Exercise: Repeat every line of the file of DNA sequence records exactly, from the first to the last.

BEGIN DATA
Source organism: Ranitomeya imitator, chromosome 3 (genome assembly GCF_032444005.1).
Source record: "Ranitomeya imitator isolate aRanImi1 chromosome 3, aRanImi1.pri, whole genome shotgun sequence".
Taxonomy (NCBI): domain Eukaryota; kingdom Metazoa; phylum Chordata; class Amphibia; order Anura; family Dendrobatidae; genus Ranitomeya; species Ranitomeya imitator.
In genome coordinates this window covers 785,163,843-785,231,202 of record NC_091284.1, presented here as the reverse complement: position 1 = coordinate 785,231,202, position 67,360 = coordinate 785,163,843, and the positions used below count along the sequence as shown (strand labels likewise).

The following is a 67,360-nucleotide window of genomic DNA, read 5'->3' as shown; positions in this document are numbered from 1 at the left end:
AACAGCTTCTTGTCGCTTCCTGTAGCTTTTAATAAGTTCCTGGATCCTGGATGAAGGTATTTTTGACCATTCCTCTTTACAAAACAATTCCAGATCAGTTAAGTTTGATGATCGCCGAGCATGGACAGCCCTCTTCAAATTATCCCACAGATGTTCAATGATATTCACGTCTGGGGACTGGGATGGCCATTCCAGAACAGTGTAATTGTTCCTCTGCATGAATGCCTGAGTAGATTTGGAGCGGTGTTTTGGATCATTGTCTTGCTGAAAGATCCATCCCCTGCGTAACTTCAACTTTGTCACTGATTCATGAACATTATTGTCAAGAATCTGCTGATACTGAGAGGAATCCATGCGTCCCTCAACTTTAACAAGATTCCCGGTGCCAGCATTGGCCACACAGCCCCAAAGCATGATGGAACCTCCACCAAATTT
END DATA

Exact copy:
Source organism: Ranitomeya imitator, chromosome 3 (genome assembly GCF_032444005.1).
Source record: "Ranitomeya imitator isolate aRanImi1 chromosome 3, aRanImi1.pri, whole genome shotgun sequence".
Taxonomy (NCBI): domain Eukaryota; kingdom Metazoa; phylum Chordata; class Amphibia; order Anura; family Dendrobatidae; genus Ranitomeya; species Ranitomeya imitator.
In genome coordinates this window covers 785,163,843-785,231,202 of record NC_091284.1, presented here as the reverse complement: position 1 = coordinate 785,231,202, position 67,360 = coordinate 785,163,843, and the positions used below count along the sequence as shown (strand labels likewise).

The following is a 67,360-nucleotide window of genomic DNA, read 5'->3' as shown; positions in this document are numbered from 1 at the left end:
AACAGCTTCTTGTCGCTTCCTGTAGCTTTTAATAAGTTCCTGGATCCTGGATGAAGGTATTTTTGACCATTCCTCTTTACAAAACAATTCCAGATCAGTTAAGTTTGATGATCGCCGAGCATGGACAGCCCTCTTCAAATTATCCCACAGATGTTCAATGATATTCACGTCTGGGGACTGGGATGGCCATTCCAGAACAGTGTAATTGTTCCTCTGCATGAATGCCTGAGTAGATTTGGAGCGGTGTTTTGGATCATTGTCTTGCTGAAAGATCCATCCCCTGCGTAACTTCAACTTTGTCACTGATTCATGAACATTATTGTCAAGAATCTGCTGATACTGAGAGGAATCCATGCGTCCCTCAACTTTAACAAGATTCCCGGTGCCAGCATTGGCCACACAGCCCCAAAGCATGATGGAACCTCCACCAAATTT